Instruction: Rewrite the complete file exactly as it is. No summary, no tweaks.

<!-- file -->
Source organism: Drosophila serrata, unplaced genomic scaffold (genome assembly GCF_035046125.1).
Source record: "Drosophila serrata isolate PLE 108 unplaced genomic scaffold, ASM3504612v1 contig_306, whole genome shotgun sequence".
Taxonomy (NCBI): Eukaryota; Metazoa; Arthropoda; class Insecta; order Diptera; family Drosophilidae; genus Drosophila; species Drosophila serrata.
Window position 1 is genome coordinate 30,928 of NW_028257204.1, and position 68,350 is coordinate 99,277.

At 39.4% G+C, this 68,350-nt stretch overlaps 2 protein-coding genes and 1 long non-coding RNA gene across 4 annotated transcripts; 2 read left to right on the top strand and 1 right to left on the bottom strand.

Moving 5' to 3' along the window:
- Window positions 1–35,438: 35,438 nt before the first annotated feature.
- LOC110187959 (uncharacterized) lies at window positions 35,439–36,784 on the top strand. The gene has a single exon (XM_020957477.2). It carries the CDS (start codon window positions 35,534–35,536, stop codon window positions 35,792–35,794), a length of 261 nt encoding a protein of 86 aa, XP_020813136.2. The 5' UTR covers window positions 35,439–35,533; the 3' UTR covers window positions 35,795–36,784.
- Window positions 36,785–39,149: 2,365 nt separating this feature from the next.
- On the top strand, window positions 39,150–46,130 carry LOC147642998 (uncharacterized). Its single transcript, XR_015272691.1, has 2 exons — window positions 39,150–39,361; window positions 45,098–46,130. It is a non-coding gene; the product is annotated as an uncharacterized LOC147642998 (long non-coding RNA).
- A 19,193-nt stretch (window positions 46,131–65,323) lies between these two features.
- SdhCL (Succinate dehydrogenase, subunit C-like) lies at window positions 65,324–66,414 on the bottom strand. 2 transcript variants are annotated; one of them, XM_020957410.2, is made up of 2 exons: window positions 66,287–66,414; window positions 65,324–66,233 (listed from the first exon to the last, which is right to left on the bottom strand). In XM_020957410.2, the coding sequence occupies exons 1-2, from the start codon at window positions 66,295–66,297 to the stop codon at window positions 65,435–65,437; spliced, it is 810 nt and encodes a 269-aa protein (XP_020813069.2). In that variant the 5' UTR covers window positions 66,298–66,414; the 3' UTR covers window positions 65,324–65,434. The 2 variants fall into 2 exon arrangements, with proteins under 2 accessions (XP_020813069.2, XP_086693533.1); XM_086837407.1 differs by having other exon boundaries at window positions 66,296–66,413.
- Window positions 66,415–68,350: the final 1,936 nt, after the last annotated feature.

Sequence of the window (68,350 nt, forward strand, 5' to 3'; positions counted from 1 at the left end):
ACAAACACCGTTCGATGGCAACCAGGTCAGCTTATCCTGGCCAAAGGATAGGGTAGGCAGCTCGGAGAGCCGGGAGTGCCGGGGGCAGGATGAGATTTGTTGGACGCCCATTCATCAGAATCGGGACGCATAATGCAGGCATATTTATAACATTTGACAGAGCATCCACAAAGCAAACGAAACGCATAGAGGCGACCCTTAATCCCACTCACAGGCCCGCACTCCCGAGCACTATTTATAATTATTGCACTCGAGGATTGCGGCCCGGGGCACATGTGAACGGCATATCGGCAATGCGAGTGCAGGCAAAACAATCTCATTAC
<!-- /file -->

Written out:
Source organism: Drosophila serrata, unplaced genomic scaffold (genome assembly GCF_035046125.1).
Source record: "Drosophila serrata isolate PLE 108 unplaced genomic scaffold, ASM3504612v1 contig_306, whole genome shotgun sequence".
Taxonomy (NCBI): Eukaryota; Metazoa; Arthropoda; class Insecta; order Diptera; family Drosophilidae; genus Drosophila; species Drosophila serrata.
Window position 1 is genome coordinate 30,928 of NW_028257204.1, and position 68,350 is coordinate 99,277.

At 39.4% G+C, this 68,350-nt stretch overlaps 2 protein-coding genes and 1 long non-coding RNA gene across 4 annotated transcripts; 2 read left to right on the top strand and 1 right to left on the bottom strand.

Moving 5' to 3' along the window:
- Window positions 1–35,438: 35,438 nt before the first annotated feature.
- LOC110187959 (uncharacterized) lies at window positions 35,439–36,784 on the top strand. The gene has a single exon (XM_020957477.2). It carries the CDS (start codon window positions 35,534–35,536, stop codon window positions 35,792–35,794), a length of 261 nt encoding a protein of 86 aa, XP_020813136.2. The 5' UTR covers window positions 35,439–35,533; the 3' UTR covers window positions 35,795–36,784.
- Window positions 36,785–39,149: 2,365 nt separating this feature from the next.
- On the top strand, window positions 39,150–46,130 carry LOC147642998 (uncharacterized). Its single transcript, XR_015272691.1, has 2 exons — window positions 39,150–39,361; window positions 45,098–46,130. It is a non-coding gene; the product is annotated as an uncharacterized LOC147642998 (long non-coding RNA).
- A 19,193-nt stretch (window positions 46,131–65,323) lies between these two features.
- SdhCL (Succinate dehydrogenase, subunit C-like) lies at window positions 65,324–66,414 on the bottom strand. 2 transcript variants are annotated; one of them, XM_020957410.2, is made up of 2 exons: window positions 66,287–66,414; window positions 65,324–66,233 (listed from the first exon to the last, which is right to left on the bottom strand). In XM_020957410.2, the coding sequence occupies exons 1-2, from the start codon at window positions 66,295–66,297 to the stop codon at window positions 65,435–65,437; spliced, it is 810 nt and encodes a 269-aa protein (XP_020813069.2). In that variant the 5' UTR covers window positions 66,298–66,414; the 3' UTR covers window positions 65,324–65,434. The 2 variants fall into 2 exon arrangements, with proteins under 2 accessions (XP_020813069.2, XP_086693533.1); XM_086837407.1 differs by having other exon boundaries at window positions 66,296–66,413.
- Window positions 66,415–68,350: the final 1,936 nt, after the last annotated feature.

Sequence of the window (68,350 nt, forward strand, 5' to 3'; positions counted from 1 at the left end):
ACAAACACCGTTCGATGGCAACCAGGTCAGCTTATCCTGGCCAAAGGATAGGGTAGGCAGCTCGGAGAGCCGGGAGTGCCGGGGGCAGGATGAGATTTGTTGGACGCCCATTCATCAGAATCGGGACGCATAATGCAGGCATATTTATAACATTTGACAGAGCATCCACAAAGCAAACGAAACGCATAGAGGCGACCCTTAATCCCACTCACAGGCCCGCACTCCCGAGCACTATTTATAATTATTGCACTCGAGGATTGCGGCCCGGGGCACATGTGAACGGCATATCGGCAATGCGAGTGCAGGCAAAACAATCTCATTAC